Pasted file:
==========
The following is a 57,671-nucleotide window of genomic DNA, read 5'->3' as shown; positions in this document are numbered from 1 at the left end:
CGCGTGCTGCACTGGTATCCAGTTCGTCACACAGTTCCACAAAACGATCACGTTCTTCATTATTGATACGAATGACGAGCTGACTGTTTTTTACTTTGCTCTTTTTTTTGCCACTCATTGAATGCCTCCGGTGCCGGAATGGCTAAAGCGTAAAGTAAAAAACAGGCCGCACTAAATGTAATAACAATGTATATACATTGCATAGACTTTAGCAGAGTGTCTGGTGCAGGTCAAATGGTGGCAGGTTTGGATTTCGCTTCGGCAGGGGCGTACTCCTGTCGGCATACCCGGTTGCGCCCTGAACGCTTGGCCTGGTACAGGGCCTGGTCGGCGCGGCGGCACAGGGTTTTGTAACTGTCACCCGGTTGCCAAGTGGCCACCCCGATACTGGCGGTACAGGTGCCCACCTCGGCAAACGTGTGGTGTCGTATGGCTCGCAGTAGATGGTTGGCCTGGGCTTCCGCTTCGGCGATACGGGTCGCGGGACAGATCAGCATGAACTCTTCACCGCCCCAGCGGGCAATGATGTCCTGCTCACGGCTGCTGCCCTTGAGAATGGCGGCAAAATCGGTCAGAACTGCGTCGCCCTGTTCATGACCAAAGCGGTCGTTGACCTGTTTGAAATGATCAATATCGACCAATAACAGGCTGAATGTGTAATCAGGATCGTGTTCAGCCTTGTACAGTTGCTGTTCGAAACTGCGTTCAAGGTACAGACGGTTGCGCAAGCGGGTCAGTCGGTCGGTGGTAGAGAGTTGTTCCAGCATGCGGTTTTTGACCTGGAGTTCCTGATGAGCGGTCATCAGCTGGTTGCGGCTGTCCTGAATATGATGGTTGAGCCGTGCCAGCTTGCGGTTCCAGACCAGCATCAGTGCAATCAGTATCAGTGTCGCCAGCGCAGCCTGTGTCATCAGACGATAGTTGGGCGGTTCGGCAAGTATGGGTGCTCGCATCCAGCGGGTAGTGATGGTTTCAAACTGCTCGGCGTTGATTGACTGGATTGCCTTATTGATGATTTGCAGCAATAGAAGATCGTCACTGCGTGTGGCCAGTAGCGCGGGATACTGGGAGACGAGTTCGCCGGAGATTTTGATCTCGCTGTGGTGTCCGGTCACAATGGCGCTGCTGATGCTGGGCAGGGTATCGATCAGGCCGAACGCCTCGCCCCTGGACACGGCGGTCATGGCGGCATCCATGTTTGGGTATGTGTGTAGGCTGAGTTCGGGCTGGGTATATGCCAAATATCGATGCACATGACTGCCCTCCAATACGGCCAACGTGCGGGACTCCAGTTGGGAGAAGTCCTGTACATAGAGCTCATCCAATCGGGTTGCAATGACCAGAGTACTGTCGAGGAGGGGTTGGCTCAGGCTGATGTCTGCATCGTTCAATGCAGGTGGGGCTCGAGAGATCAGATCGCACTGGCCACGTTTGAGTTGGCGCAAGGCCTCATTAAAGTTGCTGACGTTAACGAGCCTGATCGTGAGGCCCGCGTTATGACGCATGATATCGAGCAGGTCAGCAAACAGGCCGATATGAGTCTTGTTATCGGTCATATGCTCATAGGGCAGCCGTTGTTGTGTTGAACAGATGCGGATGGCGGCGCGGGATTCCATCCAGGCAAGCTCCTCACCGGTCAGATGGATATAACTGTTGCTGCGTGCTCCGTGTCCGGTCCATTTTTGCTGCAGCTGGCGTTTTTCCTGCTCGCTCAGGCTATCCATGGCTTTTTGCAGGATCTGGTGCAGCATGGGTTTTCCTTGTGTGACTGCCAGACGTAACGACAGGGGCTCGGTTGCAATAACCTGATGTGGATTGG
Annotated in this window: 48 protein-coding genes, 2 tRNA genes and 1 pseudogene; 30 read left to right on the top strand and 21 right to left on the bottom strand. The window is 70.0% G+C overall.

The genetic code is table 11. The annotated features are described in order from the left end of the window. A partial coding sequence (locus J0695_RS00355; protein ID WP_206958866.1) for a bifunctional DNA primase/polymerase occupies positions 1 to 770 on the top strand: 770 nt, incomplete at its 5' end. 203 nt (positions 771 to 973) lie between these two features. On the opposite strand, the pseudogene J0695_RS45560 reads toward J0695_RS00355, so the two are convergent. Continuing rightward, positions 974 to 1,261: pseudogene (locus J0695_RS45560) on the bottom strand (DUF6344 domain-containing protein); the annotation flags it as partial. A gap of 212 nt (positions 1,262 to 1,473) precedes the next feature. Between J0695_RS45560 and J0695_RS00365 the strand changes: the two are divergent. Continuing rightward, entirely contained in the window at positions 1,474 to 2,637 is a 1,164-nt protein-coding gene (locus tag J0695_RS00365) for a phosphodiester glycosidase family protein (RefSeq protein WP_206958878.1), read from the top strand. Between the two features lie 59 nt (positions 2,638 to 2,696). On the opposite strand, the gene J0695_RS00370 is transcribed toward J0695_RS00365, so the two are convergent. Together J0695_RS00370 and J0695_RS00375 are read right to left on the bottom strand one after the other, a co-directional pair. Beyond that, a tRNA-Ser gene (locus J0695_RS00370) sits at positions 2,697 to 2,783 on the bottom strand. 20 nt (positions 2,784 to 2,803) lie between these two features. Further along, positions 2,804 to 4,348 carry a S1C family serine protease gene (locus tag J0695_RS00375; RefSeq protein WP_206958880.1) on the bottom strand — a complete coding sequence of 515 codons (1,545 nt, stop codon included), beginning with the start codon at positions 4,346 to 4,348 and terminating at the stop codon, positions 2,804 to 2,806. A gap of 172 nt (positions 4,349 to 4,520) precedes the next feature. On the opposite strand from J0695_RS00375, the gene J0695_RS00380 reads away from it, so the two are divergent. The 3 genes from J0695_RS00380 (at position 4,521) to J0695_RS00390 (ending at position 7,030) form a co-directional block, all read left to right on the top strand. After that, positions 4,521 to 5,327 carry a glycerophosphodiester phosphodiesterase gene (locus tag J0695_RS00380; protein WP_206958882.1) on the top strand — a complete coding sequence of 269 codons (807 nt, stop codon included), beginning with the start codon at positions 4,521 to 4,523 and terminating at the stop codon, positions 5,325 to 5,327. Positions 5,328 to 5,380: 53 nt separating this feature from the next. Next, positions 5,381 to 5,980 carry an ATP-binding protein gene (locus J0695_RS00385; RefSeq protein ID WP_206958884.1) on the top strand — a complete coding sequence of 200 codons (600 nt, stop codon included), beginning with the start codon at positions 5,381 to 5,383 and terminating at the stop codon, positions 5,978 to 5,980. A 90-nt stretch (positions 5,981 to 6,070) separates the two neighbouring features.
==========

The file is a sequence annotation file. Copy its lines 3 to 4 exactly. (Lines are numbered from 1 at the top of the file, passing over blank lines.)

Annotated in this window: 48 protein-coding genes, 2 tRNA genes and 1 pseudogene; 30 read left to right on the top strand and 21 right to left on the bottom strand. The window is 70.0% G+C overall.

The genetic code is table 11. The annotated features are described in order from the left end of the window. A partial coding sequence (locus J0695_RS00355; protein ID WP_206958866.1) for a bifunctional DNA primase/polymerase occupies positions 1 to 770 on the top strand: 770 nt, incomplete at its 5' end. 203 nt (positions 771 to 973) lie between these two features. On the opposite strand, the pseudogene J0695_RS45560 reads toward J0695_RS00355, so the two are convergent. Continuing rightward, positions 974 to 1,261: pseudogene (locus J0695_RS45560) on the bottom strand (DUF6344 domain-containing protein); the annotation flags it as partial. A gap of 212 nt (positions 1,262 to 1,473) precedes the next feature. Between J0695_RS45560 and J0695_RS00365 the strand changes: the two are divergent. Continuing rightward, entirely contained in the window at positions 1,474 to 2,637 is a 1,164-nt protein-coding gene (locus tag J0695_RS00365) for a phosphodiester glycosidase family protein (RefSeq protein WP_206958878.1), read from the top strand. Between the two features lie 59 nt (positions 2,638 to 2,696). On the opposite strand, the gene J0695_RS00370 is transcribed toward J0695_RS00365, so the two are convergent. Together J0695_RS00370 and J0695_RS00375 are read right to left on the bottom strand one after the other, a co-directional pair. Beyond that, a tRNA-Ser gene (locus J0695_RS00370) sits at positions 2,697 to 2,783 on the bottom strand. 20 nt (positions 2,784 to 2,803) lie between these two features. Further along, positions 2,804 to 4,348 carry a S1C family serine protease gene (locus tag J0695_RS00375; RefSeq protein WP_206958880.1) on the bottom strand — a complete coding sequence of 515 codons (1,545 nt, stop codon included), beginning with the start codon at positions 4,346 to 4,348 and terminating at the stop codon, positions 2,804 to 2,806. A gap of 172 nt (positions 4,349 to 4,520) precedes the next feature. On the opposite strand from J0695_RS00375, the gene J0695_RS00380 reads away from it, so the two are divergent. The 3 genes from J0695_RS00380 (at position 4,521) to J0695_RS00390 (ending at position 7,030) form a co-directional block, all read left to right on the top strand. After that, positions 4,521 to 5,327 carry a glycerophosphodiester phosphodiesterase gene (locus tag J0695_RS00380; protein WP_206958882.1) on the top strand — a complete coding sequence of 269 codons (807 nt, stop codon included), beginning with the start codon at positions 4,521 to 4,523 and terminating at the stop codon, positions 5,325 to 5,327. Positions 5,328 to 5,380: 53 nt separating this feature from the next. Next, positions 5,381 to 5,980 carry an ATP-binding protein gene (locus J0695_RS00385; RefSeq protein ID WP_206958884.1) on the top strand — a complete coding sequence of 200 codons (600 nt, stop codon included), beginning with the start codon at positions 5,381 to 5,383 and terminating at the stop codon, positions 5,978 to 5,980. A 90-nt stretch (positions 5,981 to 6,070) separates the two neighbouring features.